Chartist Claims Debunked With Simple Math [Premium Articles]

A chartist I know sees a massive top formation in S&P 500. I replied to him that he has been wrong several times in the past with such random formations. He argued that although he is frequently wrong, almost 70% of the time, if he can make 4 times what he loses on the average then he can profit longer-term. Math says forget about it.

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7 Responses to Chartist Claims Debunked With Simple Math [Premium Articles]

  1. Bo says:

    Your claim is correct if "Given the relevant timeframes, chartists must trade in many different uncorrelated markets and that may be impossible". However for someone who trades purely on charts formation, this is precisely the point. For a chartist, there is no difference between S&P500, GOLD, Hogs, EURUSD, Bond and individual stock. It's just a chart formation. So it is entirely possible to trade many different uncorrelated markets. I have seen people making money consistently purely on chart formations. Of course there is no predicting power in the charts but for them the chart provides a logical reference point for entry, stop level and profit target.

    • Hello Bo,

      I have talked about people who make money trading chart formations in past blogs. They are a small group who have experience with price action and some of them use the formations for confirmation and risk management. However, math is math and on top of that scanning many securities for patterns eventually increases data-mining bias for those who do not have the experience in identifying the significant formations.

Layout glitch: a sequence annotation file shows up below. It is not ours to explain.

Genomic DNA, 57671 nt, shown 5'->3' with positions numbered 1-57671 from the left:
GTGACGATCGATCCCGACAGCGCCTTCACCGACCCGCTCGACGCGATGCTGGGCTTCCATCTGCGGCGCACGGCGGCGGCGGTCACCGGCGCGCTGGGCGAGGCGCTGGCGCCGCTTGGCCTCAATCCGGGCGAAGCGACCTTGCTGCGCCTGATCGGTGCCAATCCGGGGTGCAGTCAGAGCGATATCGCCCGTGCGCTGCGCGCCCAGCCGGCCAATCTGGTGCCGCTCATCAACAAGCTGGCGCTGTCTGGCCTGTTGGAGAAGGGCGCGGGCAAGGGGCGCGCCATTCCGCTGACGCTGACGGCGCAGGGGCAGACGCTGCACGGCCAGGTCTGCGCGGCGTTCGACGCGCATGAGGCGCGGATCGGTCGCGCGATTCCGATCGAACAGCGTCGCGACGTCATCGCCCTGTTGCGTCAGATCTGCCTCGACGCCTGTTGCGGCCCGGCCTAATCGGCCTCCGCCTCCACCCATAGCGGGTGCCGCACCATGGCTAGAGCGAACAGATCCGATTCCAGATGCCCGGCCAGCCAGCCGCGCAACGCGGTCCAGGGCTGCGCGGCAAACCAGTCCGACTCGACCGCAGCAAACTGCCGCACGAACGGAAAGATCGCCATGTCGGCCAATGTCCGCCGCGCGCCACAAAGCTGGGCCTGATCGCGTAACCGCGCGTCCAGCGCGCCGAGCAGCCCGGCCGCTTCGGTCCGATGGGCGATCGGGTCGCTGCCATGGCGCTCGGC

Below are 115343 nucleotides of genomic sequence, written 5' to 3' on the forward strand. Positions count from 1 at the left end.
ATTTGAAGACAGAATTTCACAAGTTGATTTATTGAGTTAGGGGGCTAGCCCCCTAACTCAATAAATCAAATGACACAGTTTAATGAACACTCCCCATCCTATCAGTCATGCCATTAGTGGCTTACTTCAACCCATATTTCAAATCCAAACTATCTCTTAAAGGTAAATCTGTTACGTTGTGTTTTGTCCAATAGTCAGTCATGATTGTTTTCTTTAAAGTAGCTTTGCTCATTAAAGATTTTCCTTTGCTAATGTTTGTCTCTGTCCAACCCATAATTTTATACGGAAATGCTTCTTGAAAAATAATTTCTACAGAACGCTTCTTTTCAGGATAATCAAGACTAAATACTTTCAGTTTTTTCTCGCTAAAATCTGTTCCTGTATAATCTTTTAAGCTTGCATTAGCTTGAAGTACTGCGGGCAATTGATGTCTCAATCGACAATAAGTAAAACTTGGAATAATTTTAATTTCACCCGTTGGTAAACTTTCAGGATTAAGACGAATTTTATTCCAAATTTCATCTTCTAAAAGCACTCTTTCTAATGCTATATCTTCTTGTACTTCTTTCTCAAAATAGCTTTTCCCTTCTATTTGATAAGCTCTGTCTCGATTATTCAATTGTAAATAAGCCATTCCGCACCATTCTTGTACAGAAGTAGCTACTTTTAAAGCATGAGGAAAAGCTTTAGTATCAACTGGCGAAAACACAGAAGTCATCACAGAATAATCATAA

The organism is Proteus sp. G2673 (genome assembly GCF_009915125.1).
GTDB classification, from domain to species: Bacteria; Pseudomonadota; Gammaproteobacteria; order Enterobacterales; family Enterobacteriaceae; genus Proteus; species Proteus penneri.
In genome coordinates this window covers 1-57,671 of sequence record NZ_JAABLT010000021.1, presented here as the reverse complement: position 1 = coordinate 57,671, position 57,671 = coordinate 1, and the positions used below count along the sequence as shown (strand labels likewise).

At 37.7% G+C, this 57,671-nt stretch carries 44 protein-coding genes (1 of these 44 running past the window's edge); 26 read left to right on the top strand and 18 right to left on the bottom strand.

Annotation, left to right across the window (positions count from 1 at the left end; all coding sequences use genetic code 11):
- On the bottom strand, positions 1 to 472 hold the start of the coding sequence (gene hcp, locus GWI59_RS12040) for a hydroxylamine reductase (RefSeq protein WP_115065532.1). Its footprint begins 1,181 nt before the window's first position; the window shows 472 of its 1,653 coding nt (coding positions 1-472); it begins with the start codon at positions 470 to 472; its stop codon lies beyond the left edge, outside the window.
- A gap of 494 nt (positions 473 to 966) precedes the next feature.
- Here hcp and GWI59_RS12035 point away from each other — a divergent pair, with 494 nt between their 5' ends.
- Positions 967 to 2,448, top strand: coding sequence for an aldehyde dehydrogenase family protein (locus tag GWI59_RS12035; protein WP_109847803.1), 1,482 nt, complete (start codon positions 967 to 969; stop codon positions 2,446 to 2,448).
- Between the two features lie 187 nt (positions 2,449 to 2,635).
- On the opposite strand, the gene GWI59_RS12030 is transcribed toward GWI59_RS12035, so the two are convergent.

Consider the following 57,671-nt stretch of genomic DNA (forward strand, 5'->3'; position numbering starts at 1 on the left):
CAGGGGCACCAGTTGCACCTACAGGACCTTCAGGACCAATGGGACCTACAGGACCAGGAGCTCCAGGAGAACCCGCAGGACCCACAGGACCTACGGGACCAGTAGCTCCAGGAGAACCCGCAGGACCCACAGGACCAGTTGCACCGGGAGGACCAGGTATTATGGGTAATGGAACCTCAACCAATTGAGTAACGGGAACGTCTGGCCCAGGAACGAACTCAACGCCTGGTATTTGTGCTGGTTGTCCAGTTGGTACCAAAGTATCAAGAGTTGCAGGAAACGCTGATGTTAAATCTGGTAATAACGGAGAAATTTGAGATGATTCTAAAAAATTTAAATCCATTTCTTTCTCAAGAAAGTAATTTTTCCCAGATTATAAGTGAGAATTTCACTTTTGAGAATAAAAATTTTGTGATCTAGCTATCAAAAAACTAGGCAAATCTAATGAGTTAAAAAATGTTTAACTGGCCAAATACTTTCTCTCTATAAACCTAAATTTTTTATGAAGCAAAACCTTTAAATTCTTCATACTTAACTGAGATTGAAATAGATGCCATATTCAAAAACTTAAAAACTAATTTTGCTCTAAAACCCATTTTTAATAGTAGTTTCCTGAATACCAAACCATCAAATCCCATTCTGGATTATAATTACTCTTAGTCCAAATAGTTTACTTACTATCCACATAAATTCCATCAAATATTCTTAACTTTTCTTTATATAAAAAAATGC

2. Ryan says:

    People focus on how "hard" it is to market time, but I think that you have found the real problem. Even if you have a statistical edge, opportunities arise so infrequently that it can never really be a winning strategy.

    Also remember that the market goes up. Unless you are beating an equivalent buy and hold strategy net of fees (and preferably on a risk adjusted basis over a meaningful time period) you haven't achieved anything.

  3. ellisg says:

    In 1989 my wife and I were sailing on our own boat through the Tuamotus in French Polynesia. At one anchorage I got bored with the daily ritual of snorkeling beautiful coral lagoons and spear fishing. I created a little program in Excel using the random number function. Beautiful charts unfolded before my very eyes. I saved a few and showed them to a fellow sailor on his boat, whilst keeping mum about the source. He was a former commodities trader who believed in classical chart functions. Some of the charts showed beautiful head-and-shoulder formations, and he waxed eloquent on their significance. I never told him where they came from.

    • Aaron Smith says:

      You can make money even from random trading, if you have a logical exit and risk management strategy. You can flip coins to tell you to go long or short and still make money from it. Just because chart patterns may be random doesn't mean that you can't make money off them.

  4. Dyson says:

    There were distinct times when the chartists were saying breakout and I was channeling Obi Wan Kenobe to say this is not the breakout you re looking for. It does not refer to retail-sized products, which can have very large premia sometimes, due to inelastic manufacturing capacity.

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